The most striking aspects of this quietly-captivating documentary are the feelings contained within the light and warmth that epitomise the family’s life together. Long after leaving their embrace in sunny Mexico, the security of the family’s unconditional love lingers pleasantly in the mind – affectionately recalling lazy days with grandparents, filled with moments of silliness, naps and profoundly-moving tenderness. Shot over a number of years, América allows the audience to experience the family’s relationships almost as keenly as the subjects themselves.
Filmmakers Erick Stoll and Chase Whiteside have crafted a mesmerising and personal film that showcases the best in selflessness and humanity, where status and personal fulfilment are mere afterthoughts to the concern for one’s quality of life. The love and affection on screen in América are decidedly reciprocated affairs; shared between a ninety-three year old grandmother and her grown grandchildren. With dignity and admiration, the documentary offers an intimate portrayal of family life and the realities of growing old.
Diego is a circus performer who moves back home to look after his elderly grandmother, the eponymous América. One night, América fell out of bed and was found by the authorities, immobile on the floor. Worried for her wellbeing, the authorities arrested and jailed her son (Diego’s dad) for elder neglect – leaving Diego and his brothers, Rodrigo and Bruno, to take care of their grandmother. While many documentaries would follow their father’s progress through the Mexican judicial system, and the sons’ attempts to clear his name, América barely features the brothers’ dad. Instead, the film almost exclusively takes place in Rodrigo’s home and courtyard, where América, the brothers and Rodrigo’s girlfriend, Cristina, live.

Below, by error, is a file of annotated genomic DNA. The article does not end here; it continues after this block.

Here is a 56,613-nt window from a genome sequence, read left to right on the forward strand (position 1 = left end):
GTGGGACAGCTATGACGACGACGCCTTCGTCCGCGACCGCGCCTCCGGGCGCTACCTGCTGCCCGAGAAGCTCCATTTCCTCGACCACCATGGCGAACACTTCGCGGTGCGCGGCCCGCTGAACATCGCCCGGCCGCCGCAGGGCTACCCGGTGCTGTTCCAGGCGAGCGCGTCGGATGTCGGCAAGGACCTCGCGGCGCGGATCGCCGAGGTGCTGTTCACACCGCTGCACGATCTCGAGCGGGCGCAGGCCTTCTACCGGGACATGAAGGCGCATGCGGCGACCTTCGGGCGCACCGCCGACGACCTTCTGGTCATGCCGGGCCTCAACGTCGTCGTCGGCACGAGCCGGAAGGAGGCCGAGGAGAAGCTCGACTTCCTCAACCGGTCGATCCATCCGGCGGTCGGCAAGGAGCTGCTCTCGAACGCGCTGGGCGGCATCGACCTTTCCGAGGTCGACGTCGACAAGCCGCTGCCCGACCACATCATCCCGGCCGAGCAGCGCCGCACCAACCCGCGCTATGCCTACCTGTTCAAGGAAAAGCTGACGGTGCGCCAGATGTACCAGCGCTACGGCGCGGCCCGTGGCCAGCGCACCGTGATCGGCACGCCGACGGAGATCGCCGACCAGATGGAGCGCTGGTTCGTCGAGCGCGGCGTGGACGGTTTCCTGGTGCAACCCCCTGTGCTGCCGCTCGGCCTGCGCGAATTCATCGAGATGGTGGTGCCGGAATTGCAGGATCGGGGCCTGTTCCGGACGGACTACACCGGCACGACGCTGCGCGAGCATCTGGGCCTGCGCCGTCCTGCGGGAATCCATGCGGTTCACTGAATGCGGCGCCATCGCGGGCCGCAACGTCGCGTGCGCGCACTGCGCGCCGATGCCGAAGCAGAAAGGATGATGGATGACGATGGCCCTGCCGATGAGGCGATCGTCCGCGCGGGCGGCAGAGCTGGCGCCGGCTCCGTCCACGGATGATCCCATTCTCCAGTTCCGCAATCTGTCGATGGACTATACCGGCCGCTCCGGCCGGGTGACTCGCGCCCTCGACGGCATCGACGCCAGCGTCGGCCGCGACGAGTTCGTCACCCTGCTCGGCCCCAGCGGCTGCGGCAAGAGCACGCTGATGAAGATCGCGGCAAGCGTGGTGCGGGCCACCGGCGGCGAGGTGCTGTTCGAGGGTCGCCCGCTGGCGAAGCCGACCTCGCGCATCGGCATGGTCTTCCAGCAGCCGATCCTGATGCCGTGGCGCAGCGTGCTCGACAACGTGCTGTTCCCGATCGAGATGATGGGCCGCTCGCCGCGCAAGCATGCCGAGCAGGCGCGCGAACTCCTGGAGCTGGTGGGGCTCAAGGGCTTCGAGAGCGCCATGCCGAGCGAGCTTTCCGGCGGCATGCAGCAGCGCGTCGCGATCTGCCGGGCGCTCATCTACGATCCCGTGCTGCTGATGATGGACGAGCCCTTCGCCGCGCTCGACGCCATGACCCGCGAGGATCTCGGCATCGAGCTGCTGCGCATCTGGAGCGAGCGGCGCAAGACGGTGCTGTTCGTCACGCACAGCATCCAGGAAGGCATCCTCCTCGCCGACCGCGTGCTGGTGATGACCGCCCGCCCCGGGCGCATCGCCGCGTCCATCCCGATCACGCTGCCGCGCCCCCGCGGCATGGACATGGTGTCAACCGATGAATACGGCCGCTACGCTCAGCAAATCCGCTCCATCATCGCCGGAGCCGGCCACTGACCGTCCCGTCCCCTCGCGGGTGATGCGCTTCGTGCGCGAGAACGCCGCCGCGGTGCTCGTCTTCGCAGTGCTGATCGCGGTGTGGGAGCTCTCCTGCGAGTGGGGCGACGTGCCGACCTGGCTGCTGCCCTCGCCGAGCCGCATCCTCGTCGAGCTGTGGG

Stoll and Whiteside focus on the grandsons’ attentive and patient care of América, who is suffering from dementia and can barely move. The brothers respectfully wash and feed their grandmother, taking her through her exercises and keeping her room spotless. They attend to América’s every call – whatever time of the day or night. Although the dwelling is modest, Rodrigo’s house and gardens are unwaveringly cosy and inviting, with dappled sunlight and comforting touches providing further evidence that their grandmother is receiving the very best care. Inside, the soft green walls cocoon the struggling family. Outside, the luscious tropical garden sparks sheer happiness in the bright sunshine.
Yet tensions begin to boil to the surface, and the brothers disagree on what is best for América. Whilst Diego selflessly devotes himself to ensuring their grandmother is comfortable and content until the very end, Rodrigo is sceptical she understands what is happening at all. He attempts to hold down his job selling pet food, bringing in some much needed income to support the whole family. Meanwhile, Diego throws himself into his new vocation – essentially putting his life on hold to look after América. He can’t imagine sending her to a home, or asking someone else to care for their grandmother. Their philosophical debates consider the very questions of life we must all face at some point.
Despite the heated conversations between the siblings, América diminishes any notion of the house’s confinement through its widescreen cinematography. In carefully-composed two- or three-shots, the documentary often captures family members front on, with their large, kind faces filling the frame. They are presented as a unit; inextricably entwined. The rare cut-ins do not wrench them apart, either. Rather, they underline their bonds, even at their most fractious. The beautiful close-ups of América anxiously holding Diego’s hand, or wistfully remembering moments from a photo album, are poignant and powerful for their scarcity. América succeeds in boiling richly-lived lives into a breathtaking 75 minutes, whilst retaining all of the complexity and emotion that make its subjects feel so palpable and connected.
América is released in cinemas on 7th February